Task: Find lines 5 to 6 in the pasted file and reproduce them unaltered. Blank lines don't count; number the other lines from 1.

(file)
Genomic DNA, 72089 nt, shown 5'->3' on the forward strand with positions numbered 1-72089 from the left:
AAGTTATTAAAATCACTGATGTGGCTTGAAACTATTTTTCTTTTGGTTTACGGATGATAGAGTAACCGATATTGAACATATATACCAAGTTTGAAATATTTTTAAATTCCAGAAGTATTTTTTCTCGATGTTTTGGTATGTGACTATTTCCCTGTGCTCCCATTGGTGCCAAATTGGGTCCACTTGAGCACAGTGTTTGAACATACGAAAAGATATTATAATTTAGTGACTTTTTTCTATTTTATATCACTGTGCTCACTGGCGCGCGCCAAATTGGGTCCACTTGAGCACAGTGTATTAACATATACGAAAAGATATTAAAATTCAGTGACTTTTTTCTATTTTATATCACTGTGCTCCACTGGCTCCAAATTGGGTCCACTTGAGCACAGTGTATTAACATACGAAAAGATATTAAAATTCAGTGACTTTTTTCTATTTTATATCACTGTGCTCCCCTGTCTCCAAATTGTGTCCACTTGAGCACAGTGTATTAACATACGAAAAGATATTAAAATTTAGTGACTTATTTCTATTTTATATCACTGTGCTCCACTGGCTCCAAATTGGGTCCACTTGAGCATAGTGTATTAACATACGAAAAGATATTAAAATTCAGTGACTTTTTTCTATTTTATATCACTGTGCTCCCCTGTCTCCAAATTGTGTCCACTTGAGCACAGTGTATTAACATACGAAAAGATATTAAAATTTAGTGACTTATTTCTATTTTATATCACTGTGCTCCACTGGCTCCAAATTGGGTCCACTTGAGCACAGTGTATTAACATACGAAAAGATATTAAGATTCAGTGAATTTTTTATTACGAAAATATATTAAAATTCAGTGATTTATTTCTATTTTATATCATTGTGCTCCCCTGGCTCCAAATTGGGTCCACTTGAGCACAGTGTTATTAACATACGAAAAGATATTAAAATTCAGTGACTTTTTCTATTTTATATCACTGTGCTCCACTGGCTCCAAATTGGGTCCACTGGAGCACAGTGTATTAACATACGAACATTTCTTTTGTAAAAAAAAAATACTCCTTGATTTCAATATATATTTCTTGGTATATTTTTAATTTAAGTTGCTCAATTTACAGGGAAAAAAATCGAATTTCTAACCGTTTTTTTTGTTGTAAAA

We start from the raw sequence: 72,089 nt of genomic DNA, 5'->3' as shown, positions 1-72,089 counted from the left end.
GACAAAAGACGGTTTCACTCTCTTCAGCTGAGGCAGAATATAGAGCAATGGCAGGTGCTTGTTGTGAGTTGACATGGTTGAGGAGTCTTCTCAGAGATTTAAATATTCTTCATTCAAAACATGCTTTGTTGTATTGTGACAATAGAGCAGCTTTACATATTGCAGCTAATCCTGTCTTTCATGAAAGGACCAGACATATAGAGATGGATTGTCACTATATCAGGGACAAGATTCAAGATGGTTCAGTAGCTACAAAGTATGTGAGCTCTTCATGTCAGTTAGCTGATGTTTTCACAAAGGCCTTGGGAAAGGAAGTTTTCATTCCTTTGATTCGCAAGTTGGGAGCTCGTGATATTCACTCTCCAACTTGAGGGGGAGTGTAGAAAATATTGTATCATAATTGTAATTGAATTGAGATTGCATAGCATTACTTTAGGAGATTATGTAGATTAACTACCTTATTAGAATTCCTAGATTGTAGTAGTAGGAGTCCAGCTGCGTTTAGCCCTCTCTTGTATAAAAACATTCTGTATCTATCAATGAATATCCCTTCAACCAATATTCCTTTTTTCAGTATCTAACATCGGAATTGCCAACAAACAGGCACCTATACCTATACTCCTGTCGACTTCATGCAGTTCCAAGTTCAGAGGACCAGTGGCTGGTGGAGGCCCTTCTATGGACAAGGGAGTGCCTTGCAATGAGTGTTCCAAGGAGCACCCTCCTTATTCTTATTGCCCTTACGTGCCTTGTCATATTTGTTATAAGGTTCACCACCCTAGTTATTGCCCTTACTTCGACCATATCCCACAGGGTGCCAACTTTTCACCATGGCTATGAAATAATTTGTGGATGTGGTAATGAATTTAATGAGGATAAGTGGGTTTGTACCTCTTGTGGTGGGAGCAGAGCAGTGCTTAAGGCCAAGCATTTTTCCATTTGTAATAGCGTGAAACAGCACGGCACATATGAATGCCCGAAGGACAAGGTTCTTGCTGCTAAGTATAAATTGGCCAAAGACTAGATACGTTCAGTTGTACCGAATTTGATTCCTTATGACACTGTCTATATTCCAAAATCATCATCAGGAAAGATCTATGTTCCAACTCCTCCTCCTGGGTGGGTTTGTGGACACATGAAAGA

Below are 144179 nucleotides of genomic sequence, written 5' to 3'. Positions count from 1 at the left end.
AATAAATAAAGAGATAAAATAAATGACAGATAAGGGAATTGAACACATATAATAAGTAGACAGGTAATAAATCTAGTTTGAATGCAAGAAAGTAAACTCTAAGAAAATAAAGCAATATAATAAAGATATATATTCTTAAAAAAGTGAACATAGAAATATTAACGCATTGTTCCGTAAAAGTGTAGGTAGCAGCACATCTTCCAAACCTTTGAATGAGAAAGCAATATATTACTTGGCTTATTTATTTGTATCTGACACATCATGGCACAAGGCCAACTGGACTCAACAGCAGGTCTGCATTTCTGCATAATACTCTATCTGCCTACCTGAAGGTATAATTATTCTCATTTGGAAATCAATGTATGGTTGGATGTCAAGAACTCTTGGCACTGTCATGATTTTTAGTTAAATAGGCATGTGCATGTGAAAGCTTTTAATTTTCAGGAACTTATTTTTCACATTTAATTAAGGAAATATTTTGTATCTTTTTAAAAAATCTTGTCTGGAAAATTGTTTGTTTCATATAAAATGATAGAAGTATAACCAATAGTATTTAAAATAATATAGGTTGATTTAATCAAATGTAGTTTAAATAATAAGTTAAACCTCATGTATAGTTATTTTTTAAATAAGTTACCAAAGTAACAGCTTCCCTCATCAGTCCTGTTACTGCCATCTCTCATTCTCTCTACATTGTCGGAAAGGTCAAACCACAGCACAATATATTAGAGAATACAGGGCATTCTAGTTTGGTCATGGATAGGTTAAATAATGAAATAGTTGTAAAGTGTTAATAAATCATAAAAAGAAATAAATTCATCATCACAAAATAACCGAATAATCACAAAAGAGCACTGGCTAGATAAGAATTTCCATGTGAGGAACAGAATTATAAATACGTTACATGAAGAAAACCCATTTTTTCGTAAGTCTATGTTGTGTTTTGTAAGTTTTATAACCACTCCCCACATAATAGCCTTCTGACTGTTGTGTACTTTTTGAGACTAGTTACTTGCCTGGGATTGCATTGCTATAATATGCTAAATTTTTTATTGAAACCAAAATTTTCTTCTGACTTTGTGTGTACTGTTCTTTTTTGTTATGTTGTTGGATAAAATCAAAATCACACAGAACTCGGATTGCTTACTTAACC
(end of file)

Below are 144179 nucleotides of genomic sequence, written 5' to 3'. Positions count from 1 at the left end.
AATAAATAAAGAGATAAAATAAATGACAGATAAGGGAATTGAACACATATAATAAGTAGACAGGTAATAAATCTAGTTTGAATGCAAGAAAGTAAACTCTAAGAAAATAAAGCAATATAATAAAGATATATATTCTTAAAAAAGTGAACATAGAAATATTAACGCATTGTTCCGTAAAAGTGTAGGTAGCAGCACATCTTCCAAACCTTTGAATGAGAAAGCAATATATTACTTGGCTTATTTATTTGTATCTGACACATCATGGCACAAGGCCAACTGGACTCAACAGCAGGTCTGCATTTCTGCATAATACTCTATCTGCCTACCTGAAGGTATAATTATTCTCATTTGGAAATCAATGTATGGTTGGATGTCAAGAACTCTTGGCACTGTCATGATTTTTAGTTAAATAGGCATGTGCATGTGAAAGCTTTTAATTTTCAGGAACTTATTTTTCACATTTAATTAAGGAAATATTTTGTATCTTTTTAAAAAATCTTGTCTGGAAAATTGTTTGTTTCATATAAAATGATAGAAGTATAACCAATAGTATTTAAAATAATATAGGTTGATTTAATCAAATGTAGTTTAAATAATAAGTTAAACCTCATGTATAGTTATTTTTTAAATAAGTTACCAAAGTAACAGCTTCCCTCATCAGTCCTGTTACTGCCATCTCTCATTCTCTCTACATTGTCGGAAAGGTCAAACCACAGCACAATATATTAGAGAATACAGGGCATTCTAGTTTGGTCATGGATAGGTTAAATAATGAAATAGTTGTAAAGTGTTAATAAATCATAAAAAGAAATAAATTCATCATCACAAAATAACCGAATAATCACAAAAGAGCACTGGCTAGATAAGAATTTCCATGTGAGGAACAGAATTATAAATACGTTACATGAAGAAAACCCATTTTTTCGTAAGTCTATGTTGTGTTTTGTAAGTTTTATAACCACTCCCCACATAATAGCCTTCTGACTGTTGTGTACTTTTTGAGACTAGTTACTTGCCTGGGATTGCATTGCTATAATATGCTAAATTTTTTATTGAAACCAAAATTTTCTTCTGACTTTGTGTGTACTGTTCTTTTTTGTTATGTTGTTGGATAAAATCAAAATCACACAGAACTCGGATTGCTTACTTAACC